Plurality backs Obama’s handling of Ukraine

A plurality of people in the United States approve of President Obama's handling of the crisis in Ukraine, according to a new poll released Monday.

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Of those surveyed by CNN and ORC, 48 percent say they approve of Obama's handling of the Russian incursion into the former Soviet republic, while 43 percent disapprove. Nine percent of voters surveyed said they were unsure of how to judge the president's handling of the crisis.

Those numbers surpass the president's overall approval rating, where a majority — 53 percent — disapprove of the president's performance. Only 43 percent say they approve of the president overall, down two points from last month.

The survey also found that people broadly support sanctions against Russia in response to their incursion into Crimea, with nearly 6-in-10 voters supporting economic penalties. Last week, Obama announced a framework enabling him to freeze the assets of specific Russians and Ukrainians the administration identifies as working to undermine the sovereignty of Ukraine, although the White House stopped short of naming names.

"All demographic groups support economic sanctions except the youngest Americans. More than six in 10 older Americans support sanctions, but 55% of Americans under the age of 35 oppose them," said CNN Polling Director Keating Holland in a statement.

"It's possible that generation gap is due to older Americans' memories of the Soviet Union as the chief threat to the U.S.; many younger Americans may have no memory at all of the Cold War and most of those under the age of 25 were not even born when the Soviet Union collapsed."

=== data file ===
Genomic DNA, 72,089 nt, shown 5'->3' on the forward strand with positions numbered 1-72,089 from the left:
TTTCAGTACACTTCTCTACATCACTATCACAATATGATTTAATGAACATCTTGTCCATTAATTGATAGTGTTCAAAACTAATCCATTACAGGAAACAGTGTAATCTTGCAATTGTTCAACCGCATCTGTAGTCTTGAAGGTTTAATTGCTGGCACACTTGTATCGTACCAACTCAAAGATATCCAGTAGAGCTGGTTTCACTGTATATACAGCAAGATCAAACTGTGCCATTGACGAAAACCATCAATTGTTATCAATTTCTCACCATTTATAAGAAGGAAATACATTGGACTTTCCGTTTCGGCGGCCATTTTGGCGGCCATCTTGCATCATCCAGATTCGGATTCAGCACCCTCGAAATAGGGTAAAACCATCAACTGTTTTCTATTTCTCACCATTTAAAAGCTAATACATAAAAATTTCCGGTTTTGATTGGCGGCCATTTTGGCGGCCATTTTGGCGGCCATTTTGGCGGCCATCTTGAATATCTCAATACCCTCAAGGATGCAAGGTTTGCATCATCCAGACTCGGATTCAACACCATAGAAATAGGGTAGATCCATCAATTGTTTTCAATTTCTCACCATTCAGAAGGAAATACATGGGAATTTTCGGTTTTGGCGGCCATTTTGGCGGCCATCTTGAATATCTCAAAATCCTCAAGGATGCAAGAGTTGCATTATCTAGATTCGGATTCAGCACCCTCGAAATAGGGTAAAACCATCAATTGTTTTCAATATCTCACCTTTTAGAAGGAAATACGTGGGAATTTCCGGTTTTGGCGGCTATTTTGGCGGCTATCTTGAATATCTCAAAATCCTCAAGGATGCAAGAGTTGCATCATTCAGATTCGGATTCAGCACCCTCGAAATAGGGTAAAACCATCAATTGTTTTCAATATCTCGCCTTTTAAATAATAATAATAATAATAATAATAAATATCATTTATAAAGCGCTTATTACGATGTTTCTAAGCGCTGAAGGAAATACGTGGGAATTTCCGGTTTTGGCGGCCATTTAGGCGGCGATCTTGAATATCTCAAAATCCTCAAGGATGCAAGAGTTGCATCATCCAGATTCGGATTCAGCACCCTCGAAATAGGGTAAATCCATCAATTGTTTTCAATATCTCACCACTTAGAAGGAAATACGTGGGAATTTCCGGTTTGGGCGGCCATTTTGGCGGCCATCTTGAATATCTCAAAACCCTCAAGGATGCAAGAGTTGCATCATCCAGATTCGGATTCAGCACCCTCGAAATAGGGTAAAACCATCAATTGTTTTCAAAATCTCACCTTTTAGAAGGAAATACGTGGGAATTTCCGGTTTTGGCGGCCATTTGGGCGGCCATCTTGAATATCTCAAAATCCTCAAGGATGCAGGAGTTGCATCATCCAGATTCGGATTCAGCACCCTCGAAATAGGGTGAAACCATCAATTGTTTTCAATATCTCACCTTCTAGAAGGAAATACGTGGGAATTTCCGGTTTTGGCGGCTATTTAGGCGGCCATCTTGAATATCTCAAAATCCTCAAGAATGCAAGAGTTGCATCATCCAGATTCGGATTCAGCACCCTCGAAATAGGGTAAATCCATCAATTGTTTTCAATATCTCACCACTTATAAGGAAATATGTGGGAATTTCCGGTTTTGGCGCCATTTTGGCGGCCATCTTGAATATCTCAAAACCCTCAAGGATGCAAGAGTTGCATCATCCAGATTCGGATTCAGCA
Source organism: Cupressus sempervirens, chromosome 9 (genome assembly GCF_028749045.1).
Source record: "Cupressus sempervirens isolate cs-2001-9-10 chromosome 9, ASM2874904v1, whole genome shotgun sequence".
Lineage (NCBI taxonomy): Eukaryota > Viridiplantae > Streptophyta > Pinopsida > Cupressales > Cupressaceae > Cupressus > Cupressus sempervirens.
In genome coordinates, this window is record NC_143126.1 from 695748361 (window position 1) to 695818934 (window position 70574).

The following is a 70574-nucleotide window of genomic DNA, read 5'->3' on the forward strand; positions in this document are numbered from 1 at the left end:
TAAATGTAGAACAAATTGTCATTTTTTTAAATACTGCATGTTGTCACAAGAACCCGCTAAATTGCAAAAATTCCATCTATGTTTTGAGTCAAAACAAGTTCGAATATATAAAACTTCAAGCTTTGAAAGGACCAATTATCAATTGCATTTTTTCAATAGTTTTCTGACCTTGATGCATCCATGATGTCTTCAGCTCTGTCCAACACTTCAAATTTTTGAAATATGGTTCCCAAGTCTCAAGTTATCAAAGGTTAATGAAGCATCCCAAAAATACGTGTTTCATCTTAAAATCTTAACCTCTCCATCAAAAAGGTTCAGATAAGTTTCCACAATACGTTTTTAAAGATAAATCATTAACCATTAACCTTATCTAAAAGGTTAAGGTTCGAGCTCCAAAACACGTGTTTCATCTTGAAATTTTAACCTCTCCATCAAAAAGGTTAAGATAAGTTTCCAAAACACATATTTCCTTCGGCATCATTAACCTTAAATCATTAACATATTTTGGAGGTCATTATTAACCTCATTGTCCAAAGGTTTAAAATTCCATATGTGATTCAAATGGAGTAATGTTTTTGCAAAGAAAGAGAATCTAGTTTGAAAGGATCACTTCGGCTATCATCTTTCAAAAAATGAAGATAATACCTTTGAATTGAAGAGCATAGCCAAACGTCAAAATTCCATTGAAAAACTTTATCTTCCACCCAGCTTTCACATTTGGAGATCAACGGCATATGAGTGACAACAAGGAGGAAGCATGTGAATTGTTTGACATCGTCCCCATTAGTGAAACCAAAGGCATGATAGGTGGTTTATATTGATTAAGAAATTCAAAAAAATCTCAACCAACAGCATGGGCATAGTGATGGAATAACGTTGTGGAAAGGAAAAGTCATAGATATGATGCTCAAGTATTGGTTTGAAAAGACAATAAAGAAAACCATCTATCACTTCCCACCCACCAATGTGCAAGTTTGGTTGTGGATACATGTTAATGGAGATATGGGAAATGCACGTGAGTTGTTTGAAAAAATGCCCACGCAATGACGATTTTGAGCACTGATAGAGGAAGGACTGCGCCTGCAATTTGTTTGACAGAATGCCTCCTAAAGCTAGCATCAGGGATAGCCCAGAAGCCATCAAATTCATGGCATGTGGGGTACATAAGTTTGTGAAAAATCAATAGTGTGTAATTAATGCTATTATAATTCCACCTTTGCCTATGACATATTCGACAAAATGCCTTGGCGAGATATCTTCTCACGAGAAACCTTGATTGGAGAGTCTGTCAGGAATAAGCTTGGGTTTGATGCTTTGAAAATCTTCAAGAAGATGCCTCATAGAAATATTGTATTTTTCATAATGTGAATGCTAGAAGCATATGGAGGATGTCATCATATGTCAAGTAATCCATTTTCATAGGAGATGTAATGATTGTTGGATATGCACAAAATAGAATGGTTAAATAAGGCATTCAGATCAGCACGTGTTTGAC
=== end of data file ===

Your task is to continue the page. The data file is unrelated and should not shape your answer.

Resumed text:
Other potential responses to the Ukraine crisis proved less popular with the electorate. Just 46 percent of voters backed an economic aid package to Ukraine, despite bipartisan support in Congress for offering Kiev $1 billion in loan guarantees.

Only 4 in 10 respondents support canceling the upcoming G-8 summit in Sochi, Russia, — the United States and other Western powers have already suspended preparations — while under a quarter said the U.S. should send military aid to Ukraine. Only small numbers supported U.S. air strikes (17 percent) or sending ground troops (12 percent) to combat the Russian incursion.

"And there's a big 'no' to the U.S. launching either air strikes against Russian troops in the Ukraine or to sending U.S. ground troops to the Ukraine," Holland said. "Only one in eight support sending U.S. ground troops to Ukraine — a pretty good indication that the public would prefer a measured response to a forceful one."

Ukraine's interim Prime Minister Arseniy Yatsenyuk will visit Washington on Wednesday for a meeting with Obama to discuss the crisis. Local officials in the ethnically Russian Crimea province are pushing ahead with a March 16 secession referendum, despite a condemnation from Kiev and the United States.